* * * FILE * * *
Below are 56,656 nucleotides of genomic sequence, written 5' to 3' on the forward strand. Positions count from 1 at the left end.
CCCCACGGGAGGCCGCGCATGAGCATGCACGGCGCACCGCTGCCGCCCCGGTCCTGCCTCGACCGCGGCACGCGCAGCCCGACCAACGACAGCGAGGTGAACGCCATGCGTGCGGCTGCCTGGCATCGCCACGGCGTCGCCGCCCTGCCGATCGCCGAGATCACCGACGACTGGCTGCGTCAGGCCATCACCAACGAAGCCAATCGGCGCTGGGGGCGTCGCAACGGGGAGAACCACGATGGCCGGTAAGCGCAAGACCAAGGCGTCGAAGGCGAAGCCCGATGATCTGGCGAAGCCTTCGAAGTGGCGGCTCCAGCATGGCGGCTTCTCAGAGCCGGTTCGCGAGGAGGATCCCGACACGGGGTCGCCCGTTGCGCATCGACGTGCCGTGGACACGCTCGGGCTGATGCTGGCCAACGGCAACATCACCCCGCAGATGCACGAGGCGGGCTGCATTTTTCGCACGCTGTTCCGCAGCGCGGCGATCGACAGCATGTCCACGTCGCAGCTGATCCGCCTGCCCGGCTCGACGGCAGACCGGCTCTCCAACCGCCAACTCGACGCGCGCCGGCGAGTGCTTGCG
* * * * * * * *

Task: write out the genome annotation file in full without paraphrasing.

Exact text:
Below are 56,656 nucleotides of genomic sequence, written 5' to 3' on the forward strand. Positions count from 1 at the left end.
CCCCACGGGAGGCCGCGCATGAGCATGCACGGCGCACCGCTGCCGCCCCGGTCCTGCCTCGACCGCGGCACGCGCAGCCCGACCAACGACAGCGAGGTGAACGCCATGCGTGCGGCTGCCTGGCATCGCCACGGCGTCGCCGCCCTGCCGATCGCCGAGATCACCGACGACTGGCTGCGTCAGGCCATCACCAACGAAGCCAATCGGCGCTGGGGGCGTCGCAACGGGGAGAACCACGATGGCCGGTAAGCGCAAGACCAAGGCGTCGAAGGCGAAGCCCGATGATCTGGCGAAGCCTTCGAAGTGGCGGCTCCAGCATGGCGGCTTCTCAGAGCCGGTTCGCGAGGAGGATCCCGACACGGGGTCGCCCGTTGCGCATCGACGTGCCGTGGACACGCTCGGGCTGATGCTGGCCAACGGCAACATCACCCCGCAGATGCACGAGGCGGGCTGCATTTTTCGCACGCTGTTCCGCAGCGCGGCGATCGACAGCATGTCCACGTCGCAGCTGATCCGCCTGCCCGGCTCGACGGCAGACCGGCTCTCCAACCGCCAACTCGACGCGCGCCGGCGAGTGCTTGCG